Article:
Southwark London Borough Council

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Southwark London Borough Council
Coat of arms or logo
Type
Type
Structure
Seats 63 councillors
Southwark Council 2014.svg
Political groups

Executive (48)

Opposition (15)

Elections
First past the post
Last election
22 May 2014
Next election
May 2018
Meeting place
Southwark town hall 1.jpg
Town Hall, Peckham Road, Peckham
Website
www.southwark.gov.uk

Southwark London Borough Council is the local authority for the London Borough of Southwark in Greater London, England. It is a London borough council, one of 32 in the United Kingdom capital of London.

History[edit]

A map showing the wards of Southwark since 2002

The London Borough of Southwark (LB Southwark) was created on 1 April 1965 under the London Government Act 1963 at the same time as the Greater London Council and is a type of local government district. It is one of the twelve London boroughs designated as an Inner London borough. As with the other London boroughs, LB Southwark was created by combining groups of former local government units, many of which had previously been established under the auspices of the London County Council or other outer London authorities. A review undertaken between 1987 and 1992 led to a number of relatively small alterations in borough boundaries. A list of previous local authority areas can be found at the London boroughs page.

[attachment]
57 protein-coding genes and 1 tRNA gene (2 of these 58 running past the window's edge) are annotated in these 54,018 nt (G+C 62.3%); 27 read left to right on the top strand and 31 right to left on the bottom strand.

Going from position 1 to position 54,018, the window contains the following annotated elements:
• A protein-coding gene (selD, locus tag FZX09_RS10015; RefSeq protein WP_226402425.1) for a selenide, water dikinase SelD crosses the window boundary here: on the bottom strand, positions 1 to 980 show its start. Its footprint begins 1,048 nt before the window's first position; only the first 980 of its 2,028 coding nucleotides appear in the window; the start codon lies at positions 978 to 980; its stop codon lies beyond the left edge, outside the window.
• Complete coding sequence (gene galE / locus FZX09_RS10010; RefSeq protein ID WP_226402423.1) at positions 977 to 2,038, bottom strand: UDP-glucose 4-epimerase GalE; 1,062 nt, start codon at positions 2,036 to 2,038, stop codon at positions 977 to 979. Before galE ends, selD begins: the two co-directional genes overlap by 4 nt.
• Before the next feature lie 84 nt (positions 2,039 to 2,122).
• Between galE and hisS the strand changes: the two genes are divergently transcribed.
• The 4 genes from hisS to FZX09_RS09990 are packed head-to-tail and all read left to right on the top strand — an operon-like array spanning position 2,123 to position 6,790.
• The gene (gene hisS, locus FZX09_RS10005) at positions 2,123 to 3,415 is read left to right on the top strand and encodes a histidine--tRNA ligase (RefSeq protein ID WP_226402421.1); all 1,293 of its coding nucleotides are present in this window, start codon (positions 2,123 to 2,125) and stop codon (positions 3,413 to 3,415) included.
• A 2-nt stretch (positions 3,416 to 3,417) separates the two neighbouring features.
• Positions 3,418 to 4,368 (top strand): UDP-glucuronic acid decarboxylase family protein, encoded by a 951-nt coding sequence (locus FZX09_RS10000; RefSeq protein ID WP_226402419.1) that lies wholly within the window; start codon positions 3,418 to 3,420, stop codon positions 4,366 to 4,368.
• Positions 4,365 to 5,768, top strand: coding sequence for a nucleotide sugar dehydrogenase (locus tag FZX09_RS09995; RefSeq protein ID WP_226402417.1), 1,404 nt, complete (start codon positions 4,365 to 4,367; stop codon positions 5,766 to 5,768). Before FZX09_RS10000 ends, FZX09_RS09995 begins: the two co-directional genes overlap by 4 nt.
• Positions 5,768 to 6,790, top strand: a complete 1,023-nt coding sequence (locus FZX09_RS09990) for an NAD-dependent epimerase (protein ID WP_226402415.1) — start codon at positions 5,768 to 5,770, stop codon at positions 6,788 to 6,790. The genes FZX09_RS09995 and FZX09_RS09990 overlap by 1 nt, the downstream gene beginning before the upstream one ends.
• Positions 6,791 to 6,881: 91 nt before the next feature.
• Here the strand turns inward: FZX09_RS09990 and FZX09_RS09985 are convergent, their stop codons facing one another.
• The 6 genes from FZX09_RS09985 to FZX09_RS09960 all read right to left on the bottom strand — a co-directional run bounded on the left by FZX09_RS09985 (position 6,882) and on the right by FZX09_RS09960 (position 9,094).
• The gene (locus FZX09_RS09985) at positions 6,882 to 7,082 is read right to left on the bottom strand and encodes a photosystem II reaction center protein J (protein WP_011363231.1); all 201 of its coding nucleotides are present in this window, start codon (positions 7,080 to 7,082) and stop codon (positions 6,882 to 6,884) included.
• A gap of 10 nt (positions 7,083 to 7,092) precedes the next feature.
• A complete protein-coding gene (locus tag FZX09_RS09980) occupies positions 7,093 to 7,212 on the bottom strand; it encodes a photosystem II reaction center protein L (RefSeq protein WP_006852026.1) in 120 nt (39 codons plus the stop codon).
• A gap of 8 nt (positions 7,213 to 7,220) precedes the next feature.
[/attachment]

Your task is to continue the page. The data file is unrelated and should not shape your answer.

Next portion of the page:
It was envisaged through the London Government Act 1963 that Southwark as a London local authority would share power with the Greater London Council. The split of powers and functions meant that the Greater London Council was responsible for "wide area" services such as fire, ambulance, flood prevention, and refuse disposal; with the local authorities responsible for "personal" services such as social care, libraries, cemeteries and refuse collection. This arrangement lasted until 1986 when Southwark London Borough Council gained responsibility for some services that had been provided by the Greater London Council, such as waste disposal. Southwark became an education authority in 1990. Since 2000 the Greater London Authority has taken some responsibility for highways and planning control from the council, but within the English local government system the council remains a "most purpose" authority in terms of the available range of powers and functions.

See also[edit]

External links[edit]